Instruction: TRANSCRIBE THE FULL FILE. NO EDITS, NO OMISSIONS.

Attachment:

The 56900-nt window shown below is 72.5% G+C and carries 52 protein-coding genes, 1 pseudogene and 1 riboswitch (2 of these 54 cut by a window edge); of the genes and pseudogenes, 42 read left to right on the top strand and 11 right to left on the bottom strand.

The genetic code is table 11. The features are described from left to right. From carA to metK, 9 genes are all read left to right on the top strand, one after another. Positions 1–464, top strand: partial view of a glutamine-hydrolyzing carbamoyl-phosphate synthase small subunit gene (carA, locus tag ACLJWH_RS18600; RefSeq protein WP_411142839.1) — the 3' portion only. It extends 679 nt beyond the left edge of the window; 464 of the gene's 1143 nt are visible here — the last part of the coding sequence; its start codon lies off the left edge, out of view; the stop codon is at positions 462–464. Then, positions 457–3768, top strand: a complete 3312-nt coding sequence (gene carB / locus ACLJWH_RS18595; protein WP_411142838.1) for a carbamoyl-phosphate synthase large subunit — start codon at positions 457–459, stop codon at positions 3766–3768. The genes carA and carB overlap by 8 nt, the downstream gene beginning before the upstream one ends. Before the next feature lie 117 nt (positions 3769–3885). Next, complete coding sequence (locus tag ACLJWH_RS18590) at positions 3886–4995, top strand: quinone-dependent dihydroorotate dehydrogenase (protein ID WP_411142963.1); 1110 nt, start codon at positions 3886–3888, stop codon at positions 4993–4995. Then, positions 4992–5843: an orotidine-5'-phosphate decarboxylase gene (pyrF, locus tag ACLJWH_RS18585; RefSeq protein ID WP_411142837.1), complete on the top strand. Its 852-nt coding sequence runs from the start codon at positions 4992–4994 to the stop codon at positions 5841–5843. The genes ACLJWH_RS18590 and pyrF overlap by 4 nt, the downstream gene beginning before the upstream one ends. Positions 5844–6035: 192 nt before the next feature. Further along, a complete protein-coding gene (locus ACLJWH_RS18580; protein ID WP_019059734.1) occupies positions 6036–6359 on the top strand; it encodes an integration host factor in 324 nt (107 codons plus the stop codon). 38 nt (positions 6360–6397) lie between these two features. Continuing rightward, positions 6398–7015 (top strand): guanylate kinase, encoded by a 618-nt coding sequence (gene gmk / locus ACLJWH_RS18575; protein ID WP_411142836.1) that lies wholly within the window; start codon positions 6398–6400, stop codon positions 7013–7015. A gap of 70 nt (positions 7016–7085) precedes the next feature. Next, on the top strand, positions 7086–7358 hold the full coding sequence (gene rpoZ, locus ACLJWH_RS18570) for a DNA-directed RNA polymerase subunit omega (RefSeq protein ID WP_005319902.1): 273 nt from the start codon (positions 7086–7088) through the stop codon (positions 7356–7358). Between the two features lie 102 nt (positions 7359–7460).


The 56900-nt window shown below is 72.5% G+C and carries 52 protein-coding genes, 1 pseudogene and 1 riboswitch (2 of these 54 cut by a window edge); of the genes and pseudogenes, 42 read left to right on the top strand and 11 right to left on the bottom strand.

The genetic code is table 11. The features are described from left to right. From carA to metK, 9 genes are all read left to right on the top strand, one after another. Positions 1–464, top strand: partial view of a glutamine-hydrolyzing carbamoyl-phosphate synthase small subunit gene (carA, locus tag ACLJWH_RS18600; RefSeq protein WP_411142839.1) — the 3' portion only. It extends 679 nt beyond the left edge of the window; 464 of the gene's 1143 nt are visible here — the last part of the coding sequence; its start codon lies off the left edge, out of view; the stop codon is at positions 462–464. Then, positions 457–3768, top strand: a complete 3312-nt coding sequence (gene carB / locus ACLJWH_RS18595; protein WP_411142838.1) for a carbamoyl-phosphate synthase large subunit — start codon at positions 457–459, stop codon at positions 3766–3768. The genes carA and carB overlap by 8 nt, the downstream gene beginning before the upstream one ends. Before the next feature lie 117 nt (positions 3769–3885). Next, complete coding sequence (locus tag ACLJWH_RS18590) at positions 3886–4995, top strand: quinone-dependent dihydroorotate dehydrogenase (protein ID WP_411142963.1); 1110 nt, start codon at positions 3886–3888, stop codon at positions 4993–4995. Then, positions 4992–5843: an orotidine-5'-phosphate decarboxylase gene (pyrF, locus tag ACLJWH_RS18585; RefSeq protein ID WP_411142837.1), complete on the top strand. Its 852-nt coding sequence runs from the start codon at positions 4992–4994 to the stop codon at positions 5841–5843. The genes ACLJWH_RS18590 and pyrF overlap by 4 nt, the downstream gene beginning before the upstream one ends. Positions 5844–6035: 192 nt before the next feature. Further along, a complete protein-coding gene (locus ACLJWH_RS18580; protein ID WP_019059734.1) occupies positions 6036–6359 on the top strand; it encodes an integration host factor in 324 nt (107 codons plus the stop codon). 38 nt (positions 6360–6397) lie between these two features. Continuing rightward, positions 6398–7015 (top strand): guanylate kinase, encoded by a 618-nt coding sequence (gene gmk / locus ACLJWH_RS18575; protein ID WP_411142836.1) that lies wholly within the window; start codon positions 6398–6400, stop codon positions 7013–7015. A gap of 70 nt (positions 7016–7085) precedes the next feature. Next, on the top strand, positions 7086–7358 hold the full coding sequence (gene rpoZ, locus ACLJWH_RS18570) for a DNA-directed RNA polymerase subunit omega (RefSeq protein ID WP_005319902.1): 273 nt from the start codon (positions 7086–7088) through the stop codon (positions 7356–7358). Between the two features lie 102 nt (positions 7359–7460).